This site is intended for healthcare professionals.

Generalised pruritus

Pruritus (lat. prurigo ) is defined as an unpleasant sensation of skin leading
 to the desire to scratch ( itch )

Common dermatological problem Often intractable with a high impact on quality of life Increases with age
Estimated that 60 % of people > 65 suffer from mild to severe occasional pruritus each week Exact prevalence is not known Can be caused by both skin and systemic problems International forum for the study of Itch has suggested a classification which considers clinical as well as differential diagnostic reasons

Systemic causes- Metabolic and Endocrine
♦ Chronic renal insufficiency
♦ hyperparathyroidism
♦ hyper & hypothyroidism
♦ Carcinoid syndrome
♦ Diabetes
♦ Extrahepatic biliary obstruction
♦ Cholestasis of pregnancy
♦ Hepatitis
♦ Oral contraceptives
♦ Drug ingestion
 Infective disease
♦ HIV and AIDS
♦ Parasitoses including Helminthosis
♦ Polycythemia vera
♦ Myelodisplastic syndrome
♦ Lymphoma eg Hodgkins lymphoma
♦ Multiple myeloma
♦ Iron deficiency
 Neurological disorders
♦ Multiple sclerosis
♦ Brain tumours ( eg gliomas )
♦ Notalgia paraesthetica
♦ Brachioradial pruritus
♦ Peripheral neuropathy
 Psychiatric or Psychosomatic diseases
♦ Depression
♦ Affective disorders
♦ Hallucinosis
♦ Schizophrenia
♦ Eating disorders

Dermatological causes-Xerosis Scabies Dermatitis herpetiformis Atopic dermatitis Lichen simplex Psoriasis Lichen planus Contact dermatitis Miliaria Drug reactions Insect bites Pruritic urticarial papules and plaques of pregnancy Peduculosis Urticaria Folliculitis Sunburn Polymorphous light eruption Bullous pemphigoid Pemphigus foliaceus Pityriasis rosea Fiberglass dermatitis Fungal infections Mycosis fungoides Seborrhoeic dermatitis

history-Onset , duration Intensity Timing Itch characteristic for eg
burning Rash ? Site eg
entire skin
palpebral conjunctiva
perianal / perogenital
ear canals , eyelids, nostrils Associated symptoms Disturbing sleep ? Relieving factors Medical history Drug history , cosmetics , creams ? Blood transfusions Others itching ? ( scabies ) Alcohol abuse , sexual hx , drug abuse Dietary history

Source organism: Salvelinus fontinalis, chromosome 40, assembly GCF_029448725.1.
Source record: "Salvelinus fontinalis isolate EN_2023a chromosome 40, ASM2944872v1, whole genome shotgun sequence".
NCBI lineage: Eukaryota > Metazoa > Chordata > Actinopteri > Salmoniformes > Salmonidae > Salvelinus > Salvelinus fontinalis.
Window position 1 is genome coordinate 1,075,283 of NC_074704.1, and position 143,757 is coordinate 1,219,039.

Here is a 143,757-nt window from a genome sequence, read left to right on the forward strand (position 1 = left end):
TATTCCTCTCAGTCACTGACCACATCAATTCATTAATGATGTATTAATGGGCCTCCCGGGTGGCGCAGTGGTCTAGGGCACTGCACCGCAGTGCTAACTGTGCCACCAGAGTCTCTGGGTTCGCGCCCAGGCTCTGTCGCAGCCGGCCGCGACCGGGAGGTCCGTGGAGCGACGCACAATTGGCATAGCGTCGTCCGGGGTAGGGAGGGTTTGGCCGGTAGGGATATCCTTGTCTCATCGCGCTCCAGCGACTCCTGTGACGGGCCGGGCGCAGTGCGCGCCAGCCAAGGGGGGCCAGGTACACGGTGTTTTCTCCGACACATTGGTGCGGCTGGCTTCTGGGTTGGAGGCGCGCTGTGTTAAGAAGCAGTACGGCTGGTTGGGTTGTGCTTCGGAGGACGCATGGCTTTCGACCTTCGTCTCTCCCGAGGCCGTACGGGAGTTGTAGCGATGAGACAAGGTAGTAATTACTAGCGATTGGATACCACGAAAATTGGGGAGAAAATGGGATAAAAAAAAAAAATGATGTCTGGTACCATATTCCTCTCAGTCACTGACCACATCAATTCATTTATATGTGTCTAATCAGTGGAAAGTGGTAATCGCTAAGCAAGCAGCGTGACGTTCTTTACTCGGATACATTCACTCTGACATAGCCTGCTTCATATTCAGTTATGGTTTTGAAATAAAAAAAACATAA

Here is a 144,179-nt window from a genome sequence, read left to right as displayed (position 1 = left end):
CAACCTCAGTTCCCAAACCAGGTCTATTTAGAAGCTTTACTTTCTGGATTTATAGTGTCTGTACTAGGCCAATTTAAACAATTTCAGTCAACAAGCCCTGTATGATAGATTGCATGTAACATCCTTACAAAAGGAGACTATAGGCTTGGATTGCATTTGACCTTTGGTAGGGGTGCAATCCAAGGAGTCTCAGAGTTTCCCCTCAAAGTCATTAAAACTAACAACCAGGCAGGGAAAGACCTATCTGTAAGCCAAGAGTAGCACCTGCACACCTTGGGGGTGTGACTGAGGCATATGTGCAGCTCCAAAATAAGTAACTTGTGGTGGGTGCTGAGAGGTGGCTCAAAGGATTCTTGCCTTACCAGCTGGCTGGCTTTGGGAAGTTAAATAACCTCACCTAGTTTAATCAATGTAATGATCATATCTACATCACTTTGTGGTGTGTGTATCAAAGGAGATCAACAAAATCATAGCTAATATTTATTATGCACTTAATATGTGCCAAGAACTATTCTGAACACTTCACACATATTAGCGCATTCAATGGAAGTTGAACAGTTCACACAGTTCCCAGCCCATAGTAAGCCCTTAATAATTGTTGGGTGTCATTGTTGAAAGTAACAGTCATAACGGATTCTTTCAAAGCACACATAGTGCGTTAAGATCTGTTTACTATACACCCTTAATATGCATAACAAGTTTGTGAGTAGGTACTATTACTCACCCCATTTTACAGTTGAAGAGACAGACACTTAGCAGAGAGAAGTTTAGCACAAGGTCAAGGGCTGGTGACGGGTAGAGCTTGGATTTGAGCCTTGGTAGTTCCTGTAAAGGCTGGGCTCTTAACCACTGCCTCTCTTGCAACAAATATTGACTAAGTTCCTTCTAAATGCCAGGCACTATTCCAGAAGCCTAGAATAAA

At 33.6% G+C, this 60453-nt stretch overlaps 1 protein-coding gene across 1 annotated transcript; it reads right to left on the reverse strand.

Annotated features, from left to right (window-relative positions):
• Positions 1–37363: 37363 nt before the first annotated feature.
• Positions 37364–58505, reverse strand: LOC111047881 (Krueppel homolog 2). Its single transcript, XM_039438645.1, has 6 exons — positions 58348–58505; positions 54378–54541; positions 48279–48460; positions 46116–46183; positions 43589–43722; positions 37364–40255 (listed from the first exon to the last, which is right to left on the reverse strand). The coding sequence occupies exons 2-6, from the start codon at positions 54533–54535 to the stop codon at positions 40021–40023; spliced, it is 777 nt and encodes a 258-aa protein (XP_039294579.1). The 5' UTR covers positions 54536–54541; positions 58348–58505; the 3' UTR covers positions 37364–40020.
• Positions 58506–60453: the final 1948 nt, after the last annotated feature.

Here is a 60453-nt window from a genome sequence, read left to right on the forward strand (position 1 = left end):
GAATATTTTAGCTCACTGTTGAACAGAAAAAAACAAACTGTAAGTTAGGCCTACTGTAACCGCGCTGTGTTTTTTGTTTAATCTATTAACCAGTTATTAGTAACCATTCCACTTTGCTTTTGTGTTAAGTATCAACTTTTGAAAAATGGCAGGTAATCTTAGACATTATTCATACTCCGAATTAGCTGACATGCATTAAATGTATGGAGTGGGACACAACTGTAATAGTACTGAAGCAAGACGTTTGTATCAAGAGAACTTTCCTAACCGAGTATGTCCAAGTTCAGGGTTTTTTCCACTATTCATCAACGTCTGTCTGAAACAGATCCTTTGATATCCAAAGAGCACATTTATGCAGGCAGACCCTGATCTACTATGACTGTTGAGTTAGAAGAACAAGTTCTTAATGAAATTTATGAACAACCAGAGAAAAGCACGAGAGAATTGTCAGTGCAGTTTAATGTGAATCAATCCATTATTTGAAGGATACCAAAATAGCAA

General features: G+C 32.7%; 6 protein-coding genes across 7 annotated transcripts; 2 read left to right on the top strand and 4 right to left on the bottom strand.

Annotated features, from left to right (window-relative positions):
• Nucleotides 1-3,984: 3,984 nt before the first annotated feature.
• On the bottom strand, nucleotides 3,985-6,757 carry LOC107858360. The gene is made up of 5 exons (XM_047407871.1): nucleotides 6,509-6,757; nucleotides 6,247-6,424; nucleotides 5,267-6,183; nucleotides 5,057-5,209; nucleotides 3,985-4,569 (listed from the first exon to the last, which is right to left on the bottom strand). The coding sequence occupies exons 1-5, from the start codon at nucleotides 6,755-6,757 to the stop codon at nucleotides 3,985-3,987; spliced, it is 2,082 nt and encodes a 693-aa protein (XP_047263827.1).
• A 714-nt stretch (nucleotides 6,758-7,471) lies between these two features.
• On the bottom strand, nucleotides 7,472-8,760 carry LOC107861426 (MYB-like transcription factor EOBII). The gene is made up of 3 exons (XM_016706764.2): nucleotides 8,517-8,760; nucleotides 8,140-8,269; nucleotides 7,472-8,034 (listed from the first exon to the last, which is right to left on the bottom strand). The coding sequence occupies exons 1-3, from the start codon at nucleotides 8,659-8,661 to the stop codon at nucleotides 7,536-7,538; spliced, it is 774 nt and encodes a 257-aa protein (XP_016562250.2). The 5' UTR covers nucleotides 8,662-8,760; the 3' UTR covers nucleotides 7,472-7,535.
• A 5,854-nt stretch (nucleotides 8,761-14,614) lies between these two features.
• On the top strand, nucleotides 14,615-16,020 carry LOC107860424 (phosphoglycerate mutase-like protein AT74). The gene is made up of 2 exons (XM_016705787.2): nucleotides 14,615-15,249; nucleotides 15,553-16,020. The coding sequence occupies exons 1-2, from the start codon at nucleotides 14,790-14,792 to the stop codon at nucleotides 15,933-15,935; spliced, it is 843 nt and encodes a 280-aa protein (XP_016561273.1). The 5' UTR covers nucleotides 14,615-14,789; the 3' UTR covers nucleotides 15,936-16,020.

Examination Assess severity for eg using an visual analogue score ( VAS ) Skin examination Mucous membranes Scalp Hair Nails Anogenital region Distribution of primary and secondary skin lesions Skin signs of systemic disease Palpation of liver , kidneys , spleen and lymph nodes Mental state – psychological impact

Testing- Renal function FBC , ESR LFTs , Bone profile , Vit D , Bl glucose , HbA1c TFTs Iron studies Blood morphology , LDH ANA HIV and hepatitis A, B and C serology Electrophoresis IgE serum levels ( total and sllergen specific ) Stool test for ova , parasites or blood Prick tests with specific allergens Microscopy of skin scrapings Dermoscopy Skin biopsy CXR CT scan of neck , thorax , abdomen and pelvis MRI of brain and spinal cord Red flags-Bullous pemphigoid Hodgkins lymphoma Polycythemia vera HIV Infection / AIDS Paraneoplastic pruritis Brain tumour Stroke

management- Where possible manage underlying cause Discontinue drugs where possible Emollients with active ingredients for eg Menthol 0.5 % or 1 % , phenol
or camphor Treat skin infections Topical therapy Capsaican particularly renal ( poor pt compliance ) , topical doxepin , crotamion cream Systemic therapy ( seek adv from dermatology where appropriate )
♦ sedating anti-histamines eg hydroxyzine ( Atarax ) 10-25 mg nocte
♦ Non sedating anti histamines eg Fexofenadine 180 mg
♦ Anti-depressants eg Tricyclics ( amitriptyline , doxepin ) , SSRIs
 ( paroxetine ) , Mirtazepine @ 15 mg
♦ Anti-convulsants and pain modulators – eg gabapentin or pregabalin
♦ Opioid receptor antagonists ; agonists eg Naltrexone
♦ Rifampicin ( hepatic pruritus ) , Cholestyramine
♦ Ondansetron , NSAIDs , H1 and H2 antagonists in combination for eg fexofenadine and cimetidine UV phototherapy Psychosomatic therapy


British Association of Dermatologists leaflet on pruritus

Medline Plus – information for patients

NHS information for patients on pruritus with some do’s and dont’s

NHS inform Scot – a comprehensive section on itching

Pruritus ( without rash ) guidance on management for doctors from PCDS

Dermnet NZ-on pruritus

BAD guideline –British Association of Dermatologists’ guidelines for the
investigation and management of generalized pruritus in
adults without an underlying dermatosis, 2018

European S2k guideline on Chronic Pruritus

full text available from



European Dermatology Forum Update of the guideline on Chronic Pruritus accessed via BMJ Best Practice Assessment of pruritus Pruritis : causes and management July 2006 / midlife and beyond/ geriatric medicine Pruritis Scott Moses MD AFP Sept , 2003 / Volume 68 , Number 6 Management of itching Abhishek Sharma et al JIACM 2009 ; 10 (3) : 119-27 Chronic Pruritus ; Clinics and Treatment Sonja Grundmann , MD et al Department of Dermatology , Neurodermatology and Competence Center Chronic Priritus , University Hospital Munster , Munster , Germany Itch widespread CKS NHS Nov 2015 Chronic Pruritus in the Geriatric Population Dermatolgic Clinics Cao , Taige , MD et al Understanding Pruritus in Systemic Disease Journal of Pain and Symptom Management Vol . 21 No 2 February 2001 British Association of Dermatologists Guidelines for the investigation and management of generalized pruritus in adults without an underlying dermatosis, 2018 British journal

Comments - to make a comment on the above chart please log in.